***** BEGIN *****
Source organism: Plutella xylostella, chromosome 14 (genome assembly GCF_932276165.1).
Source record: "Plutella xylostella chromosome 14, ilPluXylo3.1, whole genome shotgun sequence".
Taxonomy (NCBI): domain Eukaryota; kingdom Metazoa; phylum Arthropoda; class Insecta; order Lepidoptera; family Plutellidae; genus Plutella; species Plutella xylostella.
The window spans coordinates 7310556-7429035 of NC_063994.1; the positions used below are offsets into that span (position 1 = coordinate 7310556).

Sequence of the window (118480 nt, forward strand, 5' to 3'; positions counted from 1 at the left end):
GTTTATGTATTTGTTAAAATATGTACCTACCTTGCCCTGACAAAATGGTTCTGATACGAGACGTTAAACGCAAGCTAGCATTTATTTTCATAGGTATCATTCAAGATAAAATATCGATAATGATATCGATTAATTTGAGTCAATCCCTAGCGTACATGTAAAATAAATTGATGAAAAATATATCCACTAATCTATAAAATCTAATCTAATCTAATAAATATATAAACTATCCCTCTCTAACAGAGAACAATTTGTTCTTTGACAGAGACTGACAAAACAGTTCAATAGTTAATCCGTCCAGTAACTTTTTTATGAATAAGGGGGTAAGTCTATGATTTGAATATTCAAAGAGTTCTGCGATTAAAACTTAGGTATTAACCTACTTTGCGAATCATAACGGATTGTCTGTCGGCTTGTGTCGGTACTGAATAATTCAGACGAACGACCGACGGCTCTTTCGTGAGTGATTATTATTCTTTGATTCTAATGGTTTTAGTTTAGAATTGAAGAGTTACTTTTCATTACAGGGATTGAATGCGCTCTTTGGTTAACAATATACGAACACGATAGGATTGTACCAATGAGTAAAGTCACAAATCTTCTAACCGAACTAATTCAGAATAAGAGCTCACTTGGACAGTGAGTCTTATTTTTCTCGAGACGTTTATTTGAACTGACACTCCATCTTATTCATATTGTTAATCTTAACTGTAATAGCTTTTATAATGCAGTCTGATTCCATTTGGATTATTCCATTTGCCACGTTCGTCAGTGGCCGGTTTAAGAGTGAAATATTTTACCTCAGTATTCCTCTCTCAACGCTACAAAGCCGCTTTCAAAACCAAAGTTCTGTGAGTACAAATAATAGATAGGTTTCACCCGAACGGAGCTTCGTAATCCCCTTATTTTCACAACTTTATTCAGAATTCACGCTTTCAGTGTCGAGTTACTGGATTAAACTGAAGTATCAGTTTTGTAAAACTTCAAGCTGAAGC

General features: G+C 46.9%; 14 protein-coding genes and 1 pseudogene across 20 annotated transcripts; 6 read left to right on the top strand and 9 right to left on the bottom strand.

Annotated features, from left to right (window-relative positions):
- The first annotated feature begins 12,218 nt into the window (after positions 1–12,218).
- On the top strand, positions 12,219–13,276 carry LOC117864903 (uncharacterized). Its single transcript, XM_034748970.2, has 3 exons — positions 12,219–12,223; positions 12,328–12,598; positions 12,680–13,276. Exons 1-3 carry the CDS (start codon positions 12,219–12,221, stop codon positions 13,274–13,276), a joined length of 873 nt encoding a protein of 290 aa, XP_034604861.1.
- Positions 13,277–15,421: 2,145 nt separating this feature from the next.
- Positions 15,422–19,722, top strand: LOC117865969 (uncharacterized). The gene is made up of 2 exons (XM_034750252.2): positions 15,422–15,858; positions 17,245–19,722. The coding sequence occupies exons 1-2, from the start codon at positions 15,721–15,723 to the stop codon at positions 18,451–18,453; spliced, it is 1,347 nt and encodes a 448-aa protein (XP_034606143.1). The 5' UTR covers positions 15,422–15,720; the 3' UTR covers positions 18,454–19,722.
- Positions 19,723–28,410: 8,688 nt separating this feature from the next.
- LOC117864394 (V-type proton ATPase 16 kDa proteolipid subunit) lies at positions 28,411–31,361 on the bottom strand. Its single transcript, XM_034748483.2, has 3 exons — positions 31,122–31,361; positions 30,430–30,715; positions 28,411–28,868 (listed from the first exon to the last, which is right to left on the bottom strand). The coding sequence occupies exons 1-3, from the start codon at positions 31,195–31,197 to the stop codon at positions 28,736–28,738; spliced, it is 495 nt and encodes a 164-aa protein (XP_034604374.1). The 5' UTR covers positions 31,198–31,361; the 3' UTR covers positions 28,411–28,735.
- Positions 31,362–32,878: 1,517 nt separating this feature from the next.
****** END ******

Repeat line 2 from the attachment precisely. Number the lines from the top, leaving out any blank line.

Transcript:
Source record: "Plutella xylostella chromosome 14, ilPluXylo3.1, whole genome shotgun sequence".